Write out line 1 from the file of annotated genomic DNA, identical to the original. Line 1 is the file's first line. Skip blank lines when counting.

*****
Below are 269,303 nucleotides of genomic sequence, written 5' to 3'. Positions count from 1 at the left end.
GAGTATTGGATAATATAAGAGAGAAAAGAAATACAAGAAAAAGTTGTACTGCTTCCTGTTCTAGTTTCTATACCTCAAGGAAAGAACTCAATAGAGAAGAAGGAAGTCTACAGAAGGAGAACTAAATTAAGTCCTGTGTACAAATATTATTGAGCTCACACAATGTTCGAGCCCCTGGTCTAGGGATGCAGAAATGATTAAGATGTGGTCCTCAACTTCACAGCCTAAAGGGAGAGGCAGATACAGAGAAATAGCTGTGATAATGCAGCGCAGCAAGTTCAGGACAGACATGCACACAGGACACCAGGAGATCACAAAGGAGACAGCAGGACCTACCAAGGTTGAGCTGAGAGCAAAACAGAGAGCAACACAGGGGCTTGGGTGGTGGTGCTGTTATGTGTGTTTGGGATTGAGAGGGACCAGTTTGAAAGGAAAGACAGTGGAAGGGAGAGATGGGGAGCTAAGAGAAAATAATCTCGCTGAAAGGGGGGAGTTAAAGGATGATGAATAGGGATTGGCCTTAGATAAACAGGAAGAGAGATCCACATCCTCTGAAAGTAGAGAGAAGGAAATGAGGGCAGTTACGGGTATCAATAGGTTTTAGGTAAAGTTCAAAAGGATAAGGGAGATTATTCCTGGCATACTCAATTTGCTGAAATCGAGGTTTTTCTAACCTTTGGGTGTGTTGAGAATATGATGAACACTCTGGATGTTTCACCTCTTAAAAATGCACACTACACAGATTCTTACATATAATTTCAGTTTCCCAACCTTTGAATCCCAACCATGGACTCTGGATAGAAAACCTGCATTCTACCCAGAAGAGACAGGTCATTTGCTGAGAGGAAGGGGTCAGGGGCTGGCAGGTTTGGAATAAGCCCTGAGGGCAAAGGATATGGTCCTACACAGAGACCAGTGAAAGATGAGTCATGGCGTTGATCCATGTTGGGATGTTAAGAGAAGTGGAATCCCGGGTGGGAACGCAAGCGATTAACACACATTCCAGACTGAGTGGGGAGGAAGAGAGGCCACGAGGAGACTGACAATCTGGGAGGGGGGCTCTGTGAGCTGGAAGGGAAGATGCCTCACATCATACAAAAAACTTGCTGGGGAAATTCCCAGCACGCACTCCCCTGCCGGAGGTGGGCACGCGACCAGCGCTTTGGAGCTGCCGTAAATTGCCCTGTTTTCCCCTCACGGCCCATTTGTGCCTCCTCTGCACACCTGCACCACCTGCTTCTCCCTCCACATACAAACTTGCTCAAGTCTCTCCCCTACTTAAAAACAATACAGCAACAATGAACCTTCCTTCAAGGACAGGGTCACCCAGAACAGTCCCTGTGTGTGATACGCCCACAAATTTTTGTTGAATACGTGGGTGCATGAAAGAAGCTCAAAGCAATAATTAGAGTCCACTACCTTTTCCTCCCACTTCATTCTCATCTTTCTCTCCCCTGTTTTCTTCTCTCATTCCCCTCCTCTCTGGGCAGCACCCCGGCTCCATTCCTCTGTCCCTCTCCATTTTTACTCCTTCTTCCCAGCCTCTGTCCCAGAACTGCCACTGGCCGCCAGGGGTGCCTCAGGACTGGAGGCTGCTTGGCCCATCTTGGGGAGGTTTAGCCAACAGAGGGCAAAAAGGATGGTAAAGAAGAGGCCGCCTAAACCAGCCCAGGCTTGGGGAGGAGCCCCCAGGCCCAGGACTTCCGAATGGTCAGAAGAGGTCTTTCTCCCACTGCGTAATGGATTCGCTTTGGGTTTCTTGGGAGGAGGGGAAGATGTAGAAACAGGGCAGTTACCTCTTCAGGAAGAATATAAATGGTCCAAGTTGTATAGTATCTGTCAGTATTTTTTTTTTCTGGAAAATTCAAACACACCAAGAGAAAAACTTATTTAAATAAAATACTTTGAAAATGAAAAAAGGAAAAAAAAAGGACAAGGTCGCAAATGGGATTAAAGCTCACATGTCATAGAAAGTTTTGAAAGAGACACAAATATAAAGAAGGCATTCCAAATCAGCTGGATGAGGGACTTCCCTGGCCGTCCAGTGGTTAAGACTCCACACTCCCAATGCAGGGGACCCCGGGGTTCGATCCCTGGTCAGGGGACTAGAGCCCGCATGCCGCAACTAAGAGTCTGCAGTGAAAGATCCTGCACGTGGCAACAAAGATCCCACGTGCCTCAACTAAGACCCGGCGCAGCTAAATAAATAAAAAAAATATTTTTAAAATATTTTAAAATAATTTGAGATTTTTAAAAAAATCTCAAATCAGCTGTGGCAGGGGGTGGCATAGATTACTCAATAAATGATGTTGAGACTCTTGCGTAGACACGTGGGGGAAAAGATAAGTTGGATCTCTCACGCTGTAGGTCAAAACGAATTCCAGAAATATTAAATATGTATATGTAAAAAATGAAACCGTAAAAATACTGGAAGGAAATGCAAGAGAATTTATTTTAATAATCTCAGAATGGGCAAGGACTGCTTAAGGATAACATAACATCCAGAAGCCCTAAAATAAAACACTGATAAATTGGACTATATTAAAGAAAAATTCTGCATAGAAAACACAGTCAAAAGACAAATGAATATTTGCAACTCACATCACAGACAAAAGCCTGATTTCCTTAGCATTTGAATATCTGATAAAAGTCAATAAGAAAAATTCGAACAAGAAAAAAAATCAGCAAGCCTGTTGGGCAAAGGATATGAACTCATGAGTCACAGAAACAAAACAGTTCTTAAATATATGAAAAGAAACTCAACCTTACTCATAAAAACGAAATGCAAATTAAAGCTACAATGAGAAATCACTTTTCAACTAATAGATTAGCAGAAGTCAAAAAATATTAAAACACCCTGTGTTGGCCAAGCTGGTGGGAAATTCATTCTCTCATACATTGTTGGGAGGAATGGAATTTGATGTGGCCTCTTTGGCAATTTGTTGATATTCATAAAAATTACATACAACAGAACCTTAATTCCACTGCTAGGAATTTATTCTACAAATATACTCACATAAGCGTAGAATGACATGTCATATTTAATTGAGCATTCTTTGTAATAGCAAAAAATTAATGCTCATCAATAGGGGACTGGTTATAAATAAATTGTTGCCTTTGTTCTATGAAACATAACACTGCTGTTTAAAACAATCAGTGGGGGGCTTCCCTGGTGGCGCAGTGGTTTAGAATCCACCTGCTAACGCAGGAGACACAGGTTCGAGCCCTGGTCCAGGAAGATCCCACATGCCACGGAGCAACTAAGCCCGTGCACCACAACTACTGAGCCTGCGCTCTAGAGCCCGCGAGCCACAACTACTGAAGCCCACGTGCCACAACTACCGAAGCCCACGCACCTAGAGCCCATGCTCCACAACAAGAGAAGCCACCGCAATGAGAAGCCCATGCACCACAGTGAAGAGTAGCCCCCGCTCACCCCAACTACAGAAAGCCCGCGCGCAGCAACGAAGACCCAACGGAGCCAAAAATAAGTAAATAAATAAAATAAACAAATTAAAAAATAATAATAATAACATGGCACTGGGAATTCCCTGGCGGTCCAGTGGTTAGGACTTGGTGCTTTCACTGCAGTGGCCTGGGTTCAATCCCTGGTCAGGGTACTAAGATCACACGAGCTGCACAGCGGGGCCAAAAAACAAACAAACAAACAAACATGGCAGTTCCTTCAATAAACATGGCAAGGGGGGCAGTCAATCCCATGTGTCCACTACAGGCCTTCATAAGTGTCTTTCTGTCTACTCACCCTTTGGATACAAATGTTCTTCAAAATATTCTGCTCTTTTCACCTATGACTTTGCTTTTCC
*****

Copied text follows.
Below are 269,303 nucleotides of genomic sequence, written 5' to 3'. Positions count from 1 at the left end.